Michael Haneke's "Happy End" channels top-tier Bunuel



Here's my Cannes dispatch:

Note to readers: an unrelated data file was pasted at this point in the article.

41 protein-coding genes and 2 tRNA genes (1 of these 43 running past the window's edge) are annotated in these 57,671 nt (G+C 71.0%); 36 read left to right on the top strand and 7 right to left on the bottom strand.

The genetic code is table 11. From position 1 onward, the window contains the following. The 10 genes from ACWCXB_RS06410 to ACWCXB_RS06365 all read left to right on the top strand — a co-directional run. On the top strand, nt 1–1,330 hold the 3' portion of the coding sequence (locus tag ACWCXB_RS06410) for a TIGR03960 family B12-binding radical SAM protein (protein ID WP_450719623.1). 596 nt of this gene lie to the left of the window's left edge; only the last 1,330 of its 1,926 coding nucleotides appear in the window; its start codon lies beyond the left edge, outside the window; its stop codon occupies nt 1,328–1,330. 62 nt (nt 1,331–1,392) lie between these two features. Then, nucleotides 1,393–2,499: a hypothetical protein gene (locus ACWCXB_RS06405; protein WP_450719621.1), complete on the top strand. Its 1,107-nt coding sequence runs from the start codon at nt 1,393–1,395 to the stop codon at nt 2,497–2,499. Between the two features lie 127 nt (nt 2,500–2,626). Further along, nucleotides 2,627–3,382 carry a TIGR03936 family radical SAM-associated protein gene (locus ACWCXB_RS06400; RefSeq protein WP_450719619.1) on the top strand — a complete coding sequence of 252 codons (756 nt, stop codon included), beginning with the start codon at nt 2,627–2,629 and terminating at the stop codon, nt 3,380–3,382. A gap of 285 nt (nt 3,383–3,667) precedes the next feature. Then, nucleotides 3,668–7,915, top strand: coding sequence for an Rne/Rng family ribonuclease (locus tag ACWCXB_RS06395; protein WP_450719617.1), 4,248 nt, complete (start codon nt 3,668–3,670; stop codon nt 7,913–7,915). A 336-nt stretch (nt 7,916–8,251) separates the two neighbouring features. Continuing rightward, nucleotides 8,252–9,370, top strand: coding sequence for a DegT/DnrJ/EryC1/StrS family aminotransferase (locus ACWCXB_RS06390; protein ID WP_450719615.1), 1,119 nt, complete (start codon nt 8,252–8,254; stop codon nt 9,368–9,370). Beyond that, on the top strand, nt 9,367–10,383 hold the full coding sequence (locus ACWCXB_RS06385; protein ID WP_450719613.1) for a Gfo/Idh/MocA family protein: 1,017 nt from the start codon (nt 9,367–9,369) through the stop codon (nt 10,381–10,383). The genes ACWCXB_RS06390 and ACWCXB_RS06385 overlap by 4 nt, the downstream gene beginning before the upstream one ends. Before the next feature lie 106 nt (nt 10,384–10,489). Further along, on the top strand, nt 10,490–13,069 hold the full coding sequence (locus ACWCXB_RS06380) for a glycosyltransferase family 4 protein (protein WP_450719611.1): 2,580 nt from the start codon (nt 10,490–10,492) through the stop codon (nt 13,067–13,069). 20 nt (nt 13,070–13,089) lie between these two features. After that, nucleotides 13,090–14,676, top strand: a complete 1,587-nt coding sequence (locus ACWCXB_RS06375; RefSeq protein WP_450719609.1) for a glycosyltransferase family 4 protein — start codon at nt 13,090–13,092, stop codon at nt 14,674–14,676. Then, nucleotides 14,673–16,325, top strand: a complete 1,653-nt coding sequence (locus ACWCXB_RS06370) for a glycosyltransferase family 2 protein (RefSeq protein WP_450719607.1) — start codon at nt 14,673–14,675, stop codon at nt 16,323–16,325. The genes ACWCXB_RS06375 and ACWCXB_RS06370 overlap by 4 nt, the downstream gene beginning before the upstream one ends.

"Michael Haneke’s "Happy End will be divisive, but it’s also the film that Haneke needed to make at this stage in his career, a sort of reinvention that tackles his obsessive, familiar themes, but feels purposely polarizing and creatively freeing for Haneke. in its lack of a narrative structure. Yes, "Happy End" even has comedic moments, a rarity for the venerable Austrian filmmaker whose reputation has been that of heavy, morosely-driven dramas. The film stars Isabelle Huppert, Jean-Louis Trintignant and Matthieu Kassovitz and revolves around a dysfunctional family falling apart. Each has their own problems and, yet, they represent what is wrong with the bourgeoisie these days: all pent-up, airless frustration at the most unimportant topics. In fact, this is Haneke’s most meta movie, a self-referential farce about all the themes that he’s tackled so far in his illustrious career. The film is reminiscent of a Luis Bunuel’s provoking cinema of the 1970’s. The film might as well be called "The Discreet Charm of the Bourgeoisie."
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